Man charged with arson in fire at Pizzeria Mozza during George Floyd protests
A 42-year-old Sylmar man was indicted on federal arson charges Tuesday in connection with setting fire to the building that houses Pizzeria Mozza in late May, as unrest gripped Los Angeles and some protests were marred by vandalism and thefts.
Mario Ernesto Alvarado faces up to 20 years in prison if convicted on the charge that he set a fire inside the popular Hancock Park restaurant on May 30, according to a media release from the U.S. attorney’s office in Los Angeles.
The incident occurred during the second of several nights of widespread protests against police brutality across the city that followed the death of George Floyd in Minneapolis. On May 30, protests in the Fairfax district devolved into altercations between officers, peaceful demonstrators and others who vandalized businesses and set fire to police cars.
Federal prosecutors said Alvarado walked into the building on Melrose and Highland avenues known as the Mozzaplex, which houses Pizzeria Mozza, poured flammable liquid onto the ground and set a fire. The blaze caused more than $500,000 in structural damage to the building, prosecutors allege.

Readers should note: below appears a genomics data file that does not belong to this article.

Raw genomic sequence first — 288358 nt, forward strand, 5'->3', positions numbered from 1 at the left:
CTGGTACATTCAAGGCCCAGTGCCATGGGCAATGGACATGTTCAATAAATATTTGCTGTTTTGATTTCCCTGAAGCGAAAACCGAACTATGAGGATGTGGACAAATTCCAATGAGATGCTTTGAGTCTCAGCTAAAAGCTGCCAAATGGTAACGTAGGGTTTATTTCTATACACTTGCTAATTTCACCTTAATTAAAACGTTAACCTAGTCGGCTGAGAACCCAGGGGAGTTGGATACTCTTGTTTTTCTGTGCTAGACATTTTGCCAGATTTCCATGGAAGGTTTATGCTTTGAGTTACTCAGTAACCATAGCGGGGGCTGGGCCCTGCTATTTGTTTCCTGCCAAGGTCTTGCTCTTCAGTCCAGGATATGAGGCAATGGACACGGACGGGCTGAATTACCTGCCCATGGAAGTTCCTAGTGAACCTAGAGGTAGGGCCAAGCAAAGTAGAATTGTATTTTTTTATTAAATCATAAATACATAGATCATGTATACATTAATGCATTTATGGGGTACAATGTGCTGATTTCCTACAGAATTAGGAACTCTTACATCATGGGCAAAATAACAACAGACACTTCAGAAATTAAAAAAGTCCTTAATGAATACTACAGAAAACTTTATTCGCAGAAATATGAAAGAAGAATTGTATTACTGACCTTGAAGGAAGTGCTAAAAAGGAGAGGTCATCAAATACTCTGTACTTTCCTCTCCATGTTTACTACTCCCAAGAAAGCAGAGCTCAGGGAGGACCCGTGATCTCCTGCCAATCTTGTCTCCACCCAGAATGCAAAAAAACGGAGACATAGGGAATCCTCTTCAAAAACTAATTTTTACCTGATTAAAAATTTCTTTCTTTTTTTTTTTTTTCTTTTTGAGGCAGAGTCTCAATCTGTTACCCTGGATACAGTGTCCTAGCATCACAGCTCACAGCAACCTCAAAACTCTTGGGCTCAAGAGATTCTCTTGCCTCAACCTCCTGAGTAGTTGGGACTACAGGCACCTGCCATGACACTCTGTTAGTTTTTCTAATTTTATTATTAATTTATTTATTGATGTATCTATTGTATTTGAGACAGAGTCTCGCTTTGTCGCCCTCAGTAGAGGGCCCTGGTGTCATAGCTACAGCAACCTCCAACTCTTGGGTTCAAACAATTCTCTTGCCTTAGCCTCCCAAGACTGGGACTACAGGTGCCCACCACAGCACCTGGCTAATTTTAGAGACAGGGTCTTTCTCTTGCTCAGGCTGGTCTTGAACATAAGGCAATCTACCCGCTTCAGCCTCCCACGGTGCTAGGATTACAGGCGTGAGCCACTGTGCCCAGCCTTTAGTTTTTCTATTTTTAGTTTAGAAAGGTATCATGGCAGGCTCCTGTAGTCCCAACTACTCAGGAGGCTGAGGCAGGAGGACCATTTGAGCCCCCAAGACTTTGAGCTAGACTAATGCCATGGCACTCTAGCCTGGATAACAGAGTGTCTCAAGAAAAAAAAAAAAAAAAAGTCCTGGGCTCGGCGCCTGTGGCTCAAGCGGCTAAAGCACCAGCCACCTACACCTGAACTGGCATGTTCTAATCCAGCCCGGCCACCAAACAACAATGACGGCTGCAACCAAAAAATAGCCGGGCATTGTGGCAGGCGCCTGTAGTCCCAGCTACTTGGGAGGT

Alvarado was arrested July 16 and remains free on $25,000 bond. His public defender declined to comment.
Michael Krikorian — a former Times reporter and partner to Nancy Silverton, chef and owner of the four Mozzaplex restaurants — said earlier this year that the fire inside Mozza2Go left a table and some books charred. Television footage from that night showed smoke billowing out of the building, however, and a row of firetrucks on Melrose Avenue.
The investigation was carried out by the SAFE LA Task Force, a joint effort between the FBI, the Los Angeles Fire Department and police in Los Angeles, Long Beach, Santa Monica and Beverly Hills to identify and arrest those who caused property damage and set fires during the demonstrations.
The view from Sacramento
For reporting and exclusive analysis from bureau chief John Myers, get our California Politics newsletter.
You may occasionally receive promotional content from the Los Angeles Times.